Business

Thursday 19 October 2017

Post workers to hold strike vote

Postal workers are to be balloted for national strikes over issues linked to the Government's controversial plans to privatise the Royal Mail
Postal workers are to be balloted for national strikes over issues linked to the Government's controversial plans to privatise the Royal Mail

Alan Jones

The threat of a post strike in the run-up to Christmas has been raised as over 100,00 postal workers prepare to vote on industrial action over issues linked to the Government's controversial plans to privatise the Royal Mail.

The Communication Workers Union said 125,000 of its members will be balloted over pay, jobs, pensions and the impact of any sell-off, with industrial action possible from October 10.

The move is a major challenge to the planned privatisation, although the Government said it will not alter its decision to sell shares in Royal Mail in this financial year.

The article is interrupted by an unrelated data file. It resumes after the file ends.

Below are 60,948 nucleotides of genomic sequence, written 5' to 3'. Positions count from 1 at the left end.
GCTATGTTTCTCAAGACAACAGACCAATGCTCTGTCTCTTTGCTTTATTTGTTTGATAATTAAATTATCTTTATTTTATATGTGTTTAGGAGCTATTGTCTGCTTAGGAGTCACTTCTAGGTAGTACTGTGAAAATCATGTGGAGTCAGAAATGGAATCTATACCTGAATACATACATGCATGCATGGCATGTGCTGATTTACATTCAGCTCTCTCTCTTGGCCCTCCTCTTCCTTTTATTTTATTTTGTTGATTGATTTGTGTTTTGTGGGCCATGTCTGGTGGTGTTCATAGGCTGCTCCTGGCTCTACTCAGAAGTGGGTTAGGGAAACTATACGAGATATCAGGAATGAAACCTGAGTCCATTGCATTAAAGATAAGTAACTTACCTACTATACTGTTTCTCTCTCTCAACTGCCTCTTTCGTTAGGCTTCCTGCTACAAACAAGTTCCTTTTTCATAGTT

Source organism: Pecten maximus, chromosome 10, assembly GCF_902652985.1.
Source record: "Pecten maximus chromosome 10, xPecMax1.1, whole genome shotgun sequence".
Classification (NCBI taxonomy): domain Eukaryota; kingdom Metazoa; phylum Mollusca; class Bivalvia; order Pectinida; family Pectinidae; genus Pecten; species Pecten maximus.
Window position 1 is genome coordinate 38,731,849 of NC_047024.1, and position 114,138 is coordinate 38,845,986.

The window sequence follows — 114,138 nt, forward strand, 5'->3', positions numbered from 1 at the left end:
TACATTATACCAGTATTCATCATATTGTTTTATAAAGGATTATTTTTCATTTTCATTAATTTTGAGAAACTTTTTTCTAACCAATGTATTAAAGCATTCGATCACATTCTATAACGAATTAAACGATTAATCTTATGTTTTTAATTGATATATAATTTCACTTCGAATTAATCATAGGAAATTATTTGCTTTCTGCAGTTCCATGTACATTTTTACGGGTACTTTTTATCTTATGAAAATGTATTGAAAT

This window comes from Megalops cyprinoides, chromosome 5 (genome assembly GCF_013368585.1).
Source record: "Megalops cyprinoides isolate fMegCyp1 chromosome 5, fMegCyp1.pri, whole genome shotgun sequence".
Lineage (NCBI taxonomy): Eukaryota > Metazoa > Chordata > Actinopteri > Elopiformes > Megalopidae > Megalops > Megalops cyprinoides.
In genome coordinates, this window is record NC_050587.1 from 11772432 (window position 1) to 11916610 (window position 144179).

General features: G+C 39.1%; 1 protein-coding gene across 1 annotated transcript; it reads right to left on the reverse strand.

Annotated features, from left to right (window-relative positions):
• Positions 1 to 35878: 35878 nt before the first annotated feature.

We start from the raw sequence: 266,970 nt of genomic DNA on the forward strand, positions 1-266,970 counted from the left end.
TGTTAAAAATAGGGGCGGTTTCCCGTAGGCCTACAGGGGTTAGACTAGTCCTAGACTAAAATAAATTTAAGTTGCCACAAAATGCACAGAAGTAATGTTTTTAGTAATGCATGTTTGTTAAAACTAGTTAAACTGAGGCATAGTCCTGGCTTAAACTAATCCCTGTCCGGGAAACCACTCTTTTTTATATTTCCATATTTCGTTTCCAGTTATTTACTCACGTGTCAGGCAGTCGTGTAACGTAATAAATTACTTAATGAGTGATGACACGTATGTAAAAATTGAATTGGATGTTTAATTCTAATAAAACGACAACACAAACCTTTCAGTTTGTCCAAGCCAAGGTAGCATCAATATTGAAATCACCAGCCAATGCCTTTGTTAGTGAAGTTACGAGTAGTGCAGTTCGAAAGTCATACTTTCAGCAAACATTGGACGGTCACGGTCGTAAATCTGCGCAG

The Royal Mail said industrial action, or the possibility of disruption, was damaging to the business, especially in the run-up to Christmas - its busiest time.

But the union warned a strike was "inevitable" unless a deal was agreed on a number of issues, including pay, further changes to workers' pension scheme, the impact of possible privatisation on job security and terms and conditions, and the company's future strategy.

All Royal Mail and Parcelforce workers in the CWU will be balloted from September 20, with the result due on October 3.

If there is a yes vote, the union would have to give seven days' notice for strike action.

Dave Ward, CWU deputy general secretary, said: "We are dealing with a company that is preparing for privatisation with relish. While the union continues to fight privatisation we are also dealing with the potential realities for workers if there is a change of ownership.

"We are looking to reach a groundbreaking agreement on terms and conditions that sets unprecedented legally binding protection for workers in the event of a sale, and regardless of who owns the company.